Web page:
So much for “how”--I hardly think many folks will find their path to authorship similar to mine. But what’s really important, as it was for me, is that you finally begin. I have found such tremendous satisfaction since discovering that I am called to write, and of course by the power to publish my own work which is crucial but the subject of a whole ‘nother post.
Are You a Writer? Yet?
Stephen King told how frustrated he became when people, introduced to him at parties and such, would always get that look on their face, and always say the same thing. “You’re a writer? I’ve often thought of being a writer.” Mr. King said he finally landed on the proper response, “That’s great!” he’d say, “I’ve often thought about being a brain surgeon!” And there in a nutshell is as good a definition of a writer as you’ll ever need--it’s simple and it’s merciless.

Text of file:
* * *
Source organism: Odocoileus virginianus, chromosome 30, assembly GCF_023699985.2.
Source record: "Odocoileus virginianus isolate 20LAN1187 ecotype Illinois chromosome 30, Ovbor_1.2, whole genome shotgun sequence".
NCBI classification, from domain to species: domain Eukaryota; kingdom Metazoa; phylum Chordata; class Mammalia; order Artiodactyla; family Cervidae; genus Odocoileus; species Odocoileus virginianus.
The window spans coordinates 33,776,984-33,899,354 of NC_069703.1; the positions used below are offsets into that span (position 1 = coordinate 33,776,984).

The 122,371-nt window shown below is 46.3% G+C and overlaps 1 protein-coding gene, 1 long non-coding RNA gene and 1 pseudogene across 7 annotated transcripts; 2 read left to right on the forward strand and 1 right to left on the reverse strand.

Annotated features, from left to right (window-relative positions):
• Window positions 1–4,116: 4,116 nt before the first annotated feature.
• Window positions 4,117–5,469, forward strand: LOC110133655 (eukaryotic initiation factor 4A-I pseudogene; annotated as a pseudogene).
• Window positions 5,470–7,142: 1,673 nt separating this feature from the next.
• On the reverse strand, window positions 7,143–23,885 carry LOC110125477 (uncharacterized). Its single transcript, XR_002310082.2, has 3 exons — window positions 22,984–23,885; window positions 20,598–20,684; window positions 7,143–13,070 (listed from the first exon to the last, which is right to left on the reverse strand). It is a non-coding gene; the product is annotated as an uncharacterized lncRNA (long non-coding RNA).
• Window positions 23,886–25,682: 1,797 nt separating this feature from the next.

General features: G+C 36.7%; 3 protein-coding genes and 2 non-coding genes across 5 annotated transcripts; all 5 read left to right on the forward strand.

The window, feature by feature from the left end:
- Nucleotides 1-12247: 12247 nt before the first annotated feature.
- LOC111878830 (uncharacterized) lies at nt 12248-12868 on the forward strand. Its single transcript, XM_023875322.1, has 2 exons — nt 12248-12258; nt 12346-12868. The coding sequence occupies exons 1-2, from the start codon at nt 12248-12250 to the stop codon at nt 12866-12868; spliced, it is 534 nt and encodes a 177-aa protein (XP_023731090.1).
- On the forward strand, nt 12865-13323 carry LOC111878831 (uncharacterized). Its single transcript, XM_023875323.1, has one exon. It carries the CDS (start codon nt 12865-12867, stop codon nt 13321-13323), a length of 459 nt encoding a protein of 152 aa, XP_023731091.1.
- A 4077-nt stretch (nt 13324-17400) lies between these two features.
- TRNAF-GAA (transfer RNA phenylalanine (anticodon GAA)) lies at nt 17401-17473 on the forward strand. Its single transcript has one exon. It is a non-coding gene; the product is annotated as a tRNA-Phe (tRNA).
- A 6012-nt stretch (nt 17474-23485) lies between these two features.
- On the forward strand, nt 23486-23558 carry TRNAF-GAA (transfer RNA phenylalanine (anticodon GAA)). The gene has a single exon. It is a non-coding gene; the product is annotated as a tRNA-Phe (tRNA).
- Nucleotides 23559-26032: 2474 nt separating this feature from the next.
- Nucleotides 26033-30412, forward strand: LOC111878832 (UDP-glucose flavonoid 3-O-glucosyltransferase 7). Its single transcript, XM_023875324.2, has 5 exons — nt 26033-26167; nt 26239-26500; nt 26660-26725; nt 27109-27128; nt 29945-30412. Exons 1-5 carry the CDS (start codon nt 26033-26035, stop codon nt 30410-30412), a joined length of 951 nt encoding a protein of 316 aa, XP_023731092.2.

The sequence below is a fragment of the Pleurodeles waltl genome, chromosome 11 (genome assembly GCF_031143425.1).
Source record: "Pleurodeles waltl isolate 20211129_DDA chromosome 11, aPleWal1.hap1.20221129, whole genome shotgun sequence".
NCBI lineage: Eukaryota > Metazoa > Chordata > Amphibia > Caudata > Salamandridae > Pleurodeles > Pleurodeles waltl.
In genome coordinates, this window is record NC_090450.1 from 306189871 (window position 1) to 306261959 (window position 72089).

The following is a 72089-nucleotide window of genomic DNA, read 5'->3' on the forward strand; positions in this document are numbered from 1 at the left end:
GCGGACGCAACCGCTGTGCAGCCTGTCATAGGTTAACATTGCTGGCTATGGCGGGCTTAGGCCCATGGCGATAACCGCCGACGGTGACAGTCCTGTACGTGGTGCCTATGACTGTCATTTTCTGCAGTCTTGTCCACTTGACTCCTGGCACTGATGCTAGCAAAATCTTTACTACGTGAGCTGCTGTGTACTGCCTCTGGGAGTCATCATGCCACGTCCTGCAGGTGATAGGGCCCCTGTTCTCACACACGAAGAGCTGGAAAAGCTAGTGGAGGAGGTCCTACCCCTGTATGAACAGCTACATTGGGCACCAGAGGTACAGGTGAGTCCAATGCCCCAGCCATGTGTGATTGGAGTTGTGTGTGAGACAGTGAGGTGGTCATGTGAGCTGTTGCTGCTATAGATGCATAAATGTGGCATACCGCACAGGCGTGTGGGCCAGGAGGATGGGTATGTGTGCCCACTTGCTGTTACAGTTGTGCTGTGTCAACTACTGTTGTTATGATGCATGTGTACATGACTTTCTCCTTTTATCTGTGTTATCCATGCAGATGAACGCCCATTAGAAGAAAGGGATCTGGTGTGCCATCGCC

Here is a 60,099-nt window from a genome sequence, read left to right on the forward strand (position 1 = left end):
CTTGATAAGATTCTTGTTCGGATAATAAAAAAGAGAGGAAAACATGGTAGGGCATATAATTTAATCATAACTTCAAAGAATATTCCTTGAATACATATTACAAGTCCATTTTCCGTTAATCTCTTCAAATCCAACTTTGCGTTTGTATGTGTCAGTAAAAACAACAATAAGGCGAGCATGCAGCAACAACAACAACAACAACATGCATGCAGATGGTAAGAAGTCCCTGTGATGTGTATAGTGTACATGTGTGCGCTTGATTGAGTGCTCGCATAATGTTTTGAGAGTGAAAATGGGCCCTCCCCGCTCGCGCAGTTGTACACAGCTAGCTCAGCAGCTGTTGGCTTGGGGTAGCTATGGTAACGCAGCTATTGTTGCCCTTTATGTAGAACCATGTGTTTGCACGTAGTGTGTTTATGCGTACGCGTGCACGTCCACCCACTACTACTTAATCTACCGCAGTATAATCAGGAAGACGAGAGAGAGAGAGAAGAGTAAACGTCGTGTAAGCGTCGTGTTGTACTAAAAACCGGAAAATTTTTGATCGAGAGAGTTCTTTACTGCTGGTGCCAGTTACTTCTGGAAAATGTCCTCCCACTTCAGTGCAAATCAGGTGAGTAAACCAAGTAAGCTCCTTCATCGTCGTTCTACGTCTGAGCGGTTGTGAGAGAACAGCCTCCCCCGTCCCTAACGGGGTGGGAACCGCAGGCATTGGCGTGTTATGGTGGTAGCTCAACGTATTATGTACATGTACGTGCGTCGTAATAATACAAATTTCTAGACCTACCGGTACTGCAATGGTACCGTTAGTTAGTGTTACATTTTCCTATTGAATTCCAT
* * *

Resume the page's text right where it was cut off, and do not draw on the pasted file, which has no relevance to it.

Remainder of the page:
You’re a writer if you sit there and write something.
Again, don’t copy me--I live and work in a home-office/home-school with myriad interruptions and not a single door. I have a full-time job and part-time talent. My manuscripts go nudge, blip, nudge through the day. I don’t command myself to meet a word count, and I don’t give myself a day off in advance. “Let’s just see” has been my motto.
Four Rules for Getting There
I would say I’ve found these four ideas to be useful for me, so much so that I recommend them regardless of your genre, experience, schedule or voice.
1. Write what you love, starting with what you love to read.